Molar Pregnancy

A molar pregnancy occurs when tissue that would normally become a fetus instead becomes a growth and becomes lodged in the uterus. This mole causes symptoms of a pregnancy even though it isn’t an embryo. It is critical that a molar pregnancy be quickly treated in order to ensure that all of the mole tissue is removed. Complete removal of the mole tissue ensures that possible complications related to molar pregnancies are avoided. It is estimated that one in every 1000 women with early pregnancy symptoms has a molar pregnancy.

Factors That Lead to a Molar Pregnancy

A flaw in the genetic information of an egg or sperm is thought to be the main cause of a molar pregnancy. A molar pregnancy may fall into one of two categories, complete molar pregnancy or partial molar pregnancy.

Complete Molar Pregnancy

When a complete molar pregnancy occurs, the egg has no genetic information but has been fertilized by a sperm. The growth of the cell is limited meaning that it can only grow into a lump of tissue. It is incapable of developing into an embryo. This lump of tissue is called a mole and it looks like a bunch of grapes. A complete molar pregnancy can sometimes occupy the entire uterus.

Partial Molar Pregnancy

When a partial molar pregnancy occurs, it is triggered by the fertilization of an egg by two sperms. Ordinarilly this situation causes twin pregnancies but when there is a flaw, the result is a partial molar pregnancy.In this situation, the placenta becomes a mole and the product of any future development is likely to have severe defects. On rare occasions, pregnancies previously thought to be twins turn out to be a fetus and a mole.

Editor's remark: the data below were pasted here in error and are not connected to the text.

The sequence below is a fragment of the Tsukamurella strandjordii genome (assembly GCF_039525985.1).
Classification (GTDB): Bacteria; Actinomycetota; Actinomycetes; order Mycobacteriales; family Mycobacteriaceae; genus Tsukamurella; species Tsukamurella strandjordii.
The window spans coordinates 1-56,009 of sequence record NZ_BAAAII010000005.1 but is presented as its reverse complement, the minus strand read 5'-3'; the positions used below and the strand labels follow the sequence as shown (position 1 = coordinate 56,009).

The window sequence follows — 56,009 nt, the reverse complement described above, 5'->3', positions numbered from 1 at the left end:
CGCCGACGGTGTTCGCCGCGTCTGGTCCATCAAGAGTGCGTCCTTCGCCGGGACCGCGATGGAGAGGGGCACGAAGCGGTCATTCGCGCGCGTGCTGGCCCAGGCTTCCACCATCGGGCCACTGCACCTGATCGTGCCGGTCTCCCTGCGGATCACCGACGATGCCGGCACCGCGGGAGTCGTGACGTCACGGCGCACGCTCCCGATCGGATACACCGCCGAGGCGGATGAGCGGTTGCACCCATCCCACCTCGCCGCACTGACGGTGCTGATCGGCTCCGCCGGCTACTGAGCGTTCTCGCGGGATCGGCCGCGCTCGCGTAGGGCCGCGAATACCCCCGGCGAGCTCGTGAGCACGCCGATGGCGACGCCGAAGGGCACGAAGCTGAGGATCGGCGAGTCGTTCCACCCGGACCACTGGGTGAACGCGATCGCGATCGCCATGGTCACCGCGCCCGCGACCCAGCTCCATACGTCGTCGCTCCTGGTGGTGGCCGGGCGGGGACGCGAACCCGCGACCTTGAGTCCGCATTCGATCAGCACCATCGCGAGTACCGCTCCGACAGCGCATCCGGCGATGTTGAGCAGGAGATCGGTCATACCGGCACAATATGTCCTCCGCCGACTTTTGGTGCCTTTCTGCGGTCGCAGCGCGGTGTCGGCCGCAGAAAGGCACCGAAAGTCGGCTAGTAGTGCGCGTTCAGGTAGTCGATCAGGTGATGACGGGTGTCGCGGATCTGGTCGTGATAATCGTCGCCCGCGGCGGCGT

Risk Factors for Molar Pregnancies

The factors below increase a woman’s chances of experiencing a molar pregnancy.

  • Advanced maternal age is a risk factor for molar pregnancies. After age 35 a woman’s risk for molar pregnancy increases gradually.
  • A history of molar pregnancy especially multiple molar pregnancies predisposes a woman to the condition.
  • A history of miscarriages also increases a woman’s chances of experiencing a molar pregnancy.
  • A diet that is deficient or low in carotene (a type of vitamin A) helps to increase the possibility of a woman having a molar pregnancy.

Symptoms of a Molar Pregnancy

The symptoms of a molar pregnancy are synonymous with those of a normal pregnancy and sometimes even a miscarriage. These symptoms include a missed period and morning sickness along with the following:

  • Vaginal Bleeding
  • A larger than normal uterus.
  • Severe nausea and vomiting.
  • Symptoms of hyperthyroidism such as: nervousness or fatigue, a rapid or irregular heartbeat, and profuse sweating.
  • An uncomfortable pelvic sensation.

For the most part, these symptoms are typical of a normal pregnancy, a multiple pregnancy, or a miscarriage. What is notable however is the fact that a molar pregnancy also produces other symptoms. One such specific symptom is vaginal discharge of tissue that is shaped like grapes.

Diagnosis of a Molar Pregnancy

A medical professional typically confirms a molar pregnancy after the following procedures:

  • A physical examination of the pelvis.
  • A blood test to measure the patient’s pregnancy hormones.
  • An ultrasound of the pelvis.

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